I’m just back from a week long writing retreat on my own in a caravan on the coast. Well, it turned out to be three and half days rather than the planned five days. On Monday my son had his Viva for his Masters and wanted a bit of parental support. Actually, what he really wanted was someone to take him for celebratory cocktails afterwards.
Not being one to pass up the chance to drink a cocktail or two with my son and his boyfriend I thought I’d leave early on Tuesday morning instead. Then on Monday night the painter and decorator who was going to paint our vestibule six weeks, ago before he emigrates to New Zealand, but failed to do so as he’s signed a contract with a record company and had to work on the material they’re recording, private messaged me on Facebook. He could do the job this week if I still wanted it done. He arrived just after 9.30 on Tuesday morning. I always loved the fact he wasn’t one of those workmen who arrive before 8am but this week I’d have welcomed an earlier start. I made coffee while he fed the cat treats. The cat originally belonged to him but we adopted her when he said he was going to New Zealand. The cat – called Bandit – had totally ignored him when he visited her a few weeks ago so he resorted to bribing her with treats. It worked. She’s the greediest cat ever. After coffee and a brief discussion on paint colours I left him with a set of keys (he already knows where the coffee is) and took off on my retreat.
By the time I’d picked up some supplies, unloaded the car at the caravan, set up my laptop, collected the tiny shards of broken glass all over the bathroom floor, reported the smashed bathroom window I was exhausted. I had a glass of a very nice Pinot Grigio I’d picked up in the Co-op – and that was the end of day two of my writing week. Honestly, I don’t understand how Raymond Chandler, Dorothy Parker, Hemmingway and all the many other writers who liked a drink managed to turn out such stunning work. One glass, and my brain is too fuzzy to focus on writing. Went to bed, fell asleep reading and was awakened by the loudest thunder I’ve ever heard.
Day Three, which is actually Day One of proper writing, was bright and sunny and I kept thinking about how much needs to be done in the garden and what a perfect day it would be to be working in it. I’d mentioned to some of my blogging friends I’d be away from all social media for a week so I didn’t feel guilty about deleting notifications and wasn’t too bothered when by late afternoon the internet connection had disappeared. I was writing. I didn’t need to be connected.
I wrote about three and half thousand words – then I started to become frustrated by the lack of internet connection. I needed to know what shower panels are called – not because I’d drifted off on to something else, it’s necessary for what I’m writing – but there was no connection. Okay, a row XXX to mark where the research is needed. Carry on. Four thousand words. Time to go for a walk. My desk is the wrong height, my back is aching. Come back; finish the Pinot Grigio and go to bed with a book. The caravan is a kindle-free zone so it’s a real book. Fall asleep again with the light on.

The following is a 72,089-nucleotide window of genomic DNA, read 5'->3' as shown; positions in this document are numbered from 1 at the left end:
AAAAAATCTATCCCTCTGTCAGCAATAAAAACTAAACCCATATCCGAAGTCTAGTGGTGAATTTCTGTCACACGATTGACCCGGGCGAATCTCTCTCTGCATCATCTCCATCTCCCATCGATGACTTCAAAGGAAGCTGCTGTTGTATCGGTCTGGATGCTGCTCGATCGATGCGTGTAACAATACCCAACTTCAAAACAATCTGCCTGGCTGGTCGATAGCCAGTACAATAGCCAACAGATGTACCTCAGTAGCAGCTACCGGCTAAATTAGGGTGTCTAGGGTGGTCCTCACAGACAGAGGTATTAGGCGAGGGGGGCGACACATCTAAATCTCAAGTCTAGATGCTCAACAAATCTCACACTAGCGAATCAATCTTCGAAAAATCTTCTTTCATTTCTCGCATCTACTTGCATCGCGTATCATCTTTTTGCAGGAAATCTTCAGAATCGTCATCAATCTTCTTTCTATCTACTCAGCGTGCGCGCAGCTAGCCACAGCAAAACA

Day Four, or Day Two, I re-write most of what I wrote yesterday. In the middle of the night I woke up (probably because I feel asleep with the light on) knowing there’s something fundamentally wrong and it really had to be sorted before I could move on. By the afternoon I am furious about the lack of internet connection. It’s one thing telling people I’m not going to be online but to be forced offline by a dodgy connection is quite another. I’ve only started to sort the problem with the book. Am also cross because the sun shone for most of the day. I want dull weather when I’m on a writing retreat.
Day Five, or Day Three, I wake late. Have chicken broth for breakfast. Should have had it last night and don’t want to have to transport it back home. It seems to work its magic and I sit at the laptop and work. The fact that it’s grey and miserable helps because I don’t think about sitting in the sun or working in the garden. I finish re-writing the first three thousand words and I write another couple of thousand. I stop. It’s time to stop. I may not have a huge chunk of work but I do have the first two chapters and I know where I’m going but if I see one more ‘server error’ sign appear I’ll quite possibly throw the computer through the, as yet, un-mended bathroom window.
I’m thinking now it might be better if there is no possibility of an internet connection then I might finally feel free to write all day. Or, maybe I should stay at home and take a few days away from social media? I think, though, I’ve realised I need to have a better system in place. Work first in the morning, then take an hour for blogs and Facebook before getting back to work with another hour for social media in the evening. That should work, shouldn’t it?